With its billions of cigarette butts and all the plastic used in the composition of e-cigarettes, the tobacco industry is one of the worst polluters in the world, the World Health Organization (WHO) warned on Tuesday.
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In a report published on the occasion of World No Tobacco Day on Tuesday, the UN agency called on the tobacco industry to "really pay for the damage it is creating".
While the effects of tobacco on public health are now well documented - smoking causes the death of more than eight million people worldwide each year - the report focuses on its environmental impact, in the broad sense.
The document looks at the environmental footprint of the sector as a whole, from growing the plants and manufacturing tobacco products, to consumption and waste.
Its conclusions are "quite disastrous", underlines with AFP the director of the WHO for the promotion of health, Rüdiger Krech, accusing the industry of being "one of the biggest polluters that we know".
As for tobacco companies' repeated efforts to clean up their image by cleaning up beaches and funding environmental or humanitarian aid organizations, that's "greenwashing," he says.
"Tobacco doesn't just poison people: it's also poisoning our planet," Krech insisted at a press conference.
The branch is responsible for the loss of 600 million trees each year - or 5% of deforestation worldwide - while tobacco cultivation and production uses 200,000 hectares of land and 22 billion tonnes of water per year. year, while emitting around 84 million tonnes of CO2, according to the report.
"Tobacco products, which are the most commonly thrown away litter on the planet, contain more than 7,000 chemical compounds which, once thrown away, spread into the environment," accuses the WHO official.
One cigarette butt pollutes 100 liters of water
Each of the 4.5 trillion cigarette butts that end up in nature each year can pollute up to 100 liters of water, he points out.
In addition, almost a quarter of tobacco growers suffer from green tobacco sickness, a form of nicotine poisoning through the skin.
A day, the nicotine absorbed while working in a tobacco field is equivalent to 50 cigarettes, explains Mr. Krech, who also points out that the sector employs many children.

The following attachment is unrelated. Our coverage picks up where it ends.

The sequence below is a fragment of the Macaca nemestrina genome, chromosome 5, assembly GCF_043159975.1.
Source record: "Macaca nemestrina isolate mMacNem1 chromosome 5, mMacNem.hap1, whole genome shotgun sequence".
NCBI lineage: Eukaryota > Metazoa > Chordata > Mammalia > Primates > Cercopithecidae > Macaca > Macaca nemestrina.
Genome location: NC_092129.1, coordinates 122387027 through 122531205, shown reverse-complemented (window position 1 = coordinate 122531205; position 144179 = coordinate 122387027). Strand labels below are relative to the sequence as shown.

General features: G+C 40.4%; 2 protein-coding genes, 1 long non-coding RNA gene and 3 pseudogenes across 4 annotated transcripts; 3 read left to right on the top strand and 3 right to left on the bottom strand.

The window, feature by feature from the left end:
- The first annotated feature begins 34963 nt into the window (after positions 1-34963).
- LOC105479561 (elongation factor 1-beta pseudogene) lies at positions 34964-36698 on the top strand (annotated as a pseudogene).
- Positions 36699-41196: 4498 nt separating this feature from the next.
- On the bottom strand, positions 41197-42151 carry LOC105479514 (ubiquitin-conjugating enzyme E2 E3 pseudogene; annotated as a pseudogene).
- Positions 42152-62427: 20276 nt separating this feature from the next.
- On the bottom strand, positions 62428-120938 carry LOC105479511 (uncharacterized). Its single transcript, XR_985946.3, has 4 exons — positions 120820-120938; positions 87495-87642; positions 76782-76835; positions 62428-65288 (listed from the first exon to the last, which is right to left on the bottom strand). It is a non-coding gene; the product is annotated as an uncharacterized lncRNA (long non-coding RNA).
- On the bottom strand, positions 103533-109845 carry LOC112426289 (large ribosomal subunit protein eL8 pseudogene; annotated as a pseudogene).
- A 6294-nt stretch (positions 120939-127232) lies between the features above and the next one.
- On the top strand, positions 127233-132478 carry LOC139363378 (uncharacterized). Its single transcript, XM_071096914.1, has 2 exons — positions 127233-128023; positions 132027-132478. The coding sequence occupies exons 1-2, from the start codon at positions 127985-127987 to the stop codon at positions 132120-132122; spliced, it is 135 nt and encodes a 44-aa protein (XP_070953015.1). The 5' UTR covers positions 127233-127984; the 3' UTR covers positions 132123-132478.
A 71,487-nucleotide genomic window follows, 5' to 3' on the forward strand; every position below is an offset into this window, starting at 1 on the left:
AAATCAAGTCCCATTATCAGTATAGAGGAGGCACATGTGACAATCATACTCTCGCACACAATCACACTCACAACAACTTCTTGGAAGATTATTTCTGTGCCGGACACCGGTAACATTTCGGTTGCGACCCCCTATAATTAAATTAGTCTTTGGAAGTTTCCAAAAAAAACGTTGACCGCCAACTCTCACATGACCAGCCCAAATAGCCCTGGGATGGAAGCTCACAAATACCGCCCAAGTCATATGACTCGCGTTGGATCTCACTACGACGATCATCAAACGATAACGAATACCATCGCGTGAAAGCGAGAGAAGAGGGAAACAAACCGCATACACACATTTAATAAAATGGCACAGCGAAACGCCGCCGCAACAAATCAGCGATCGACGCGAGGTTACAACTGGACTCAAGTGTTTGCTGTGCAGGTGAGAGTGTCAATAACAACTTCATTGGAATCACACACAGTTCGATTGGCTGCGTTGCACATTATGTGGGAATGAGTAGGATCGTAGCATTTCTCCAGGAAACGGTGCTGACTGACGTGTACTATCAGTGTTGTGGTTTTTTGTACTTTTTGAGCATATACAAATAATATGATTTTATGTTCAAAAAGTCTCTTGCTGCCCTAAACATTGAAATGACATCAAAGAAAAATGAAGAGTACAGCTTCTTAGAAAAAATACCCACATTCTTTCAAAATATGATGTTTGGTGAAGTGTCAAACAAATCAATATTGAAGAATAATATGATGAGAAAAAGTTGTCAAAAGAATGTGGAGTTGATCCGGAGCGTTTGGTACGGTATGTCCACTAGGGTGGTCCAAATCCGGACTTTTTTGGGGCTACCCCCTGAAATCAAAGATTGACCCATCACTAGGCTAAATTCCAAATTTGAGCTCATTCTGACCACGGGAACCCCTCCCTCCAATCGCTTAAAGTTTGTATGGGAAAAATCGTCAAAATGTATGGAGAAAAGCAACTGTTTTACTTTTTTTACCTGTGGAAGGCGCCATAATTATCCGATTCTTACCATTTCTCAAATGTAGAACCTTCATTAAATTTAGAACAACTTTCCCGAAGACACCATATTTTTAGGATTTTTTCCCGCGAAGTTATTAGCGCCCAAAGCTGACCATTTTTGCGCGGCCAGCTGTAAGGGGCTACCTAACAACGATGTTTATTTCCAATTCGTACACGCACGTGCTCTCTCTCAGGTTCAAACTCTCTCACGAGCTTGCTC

According to the report, tobacco is often grown in rather poor countries, where water and cultivated land are often scarce, and where these crops take the place of crucial food production.
Several UN agencies have launched a project to help farmers convert to other crops.
A significant share of global greenhouse gas emissions also comes from the processing and transport of tobacco – the equivalent of one-fifth of the carbon footprint of air travel.
The WHO also warns about tobacco-derived products - cigarettes, smokeless tobacco and e-cigarettes - which contribute significantly to the accumulation of plastic pollution in the world.
Cigarette filters contain traces of microplastics, these small fragments found in oceans around the world, including at the bottom of the Mariana Trench, the deepest in the world - making it the second largest source of pollution plastic in the world.
Stressing that there is no evidence that these filters protect health - contrary to what the tobacco industry claims - the WHO has urged policy makers around the world to consider banning them.
The UN agency also called on governments to immediately scrap the $500 billion in subsidies given annually to tobacco companies, and to stop charging taxpayers for cleaning up waste.
According to the report, China spends about $2.6 billion annually to treat waste from tobacco products. For India, the bill amounts to 766 million dollars, while Brazil and Germany must pay 200 million dollars each.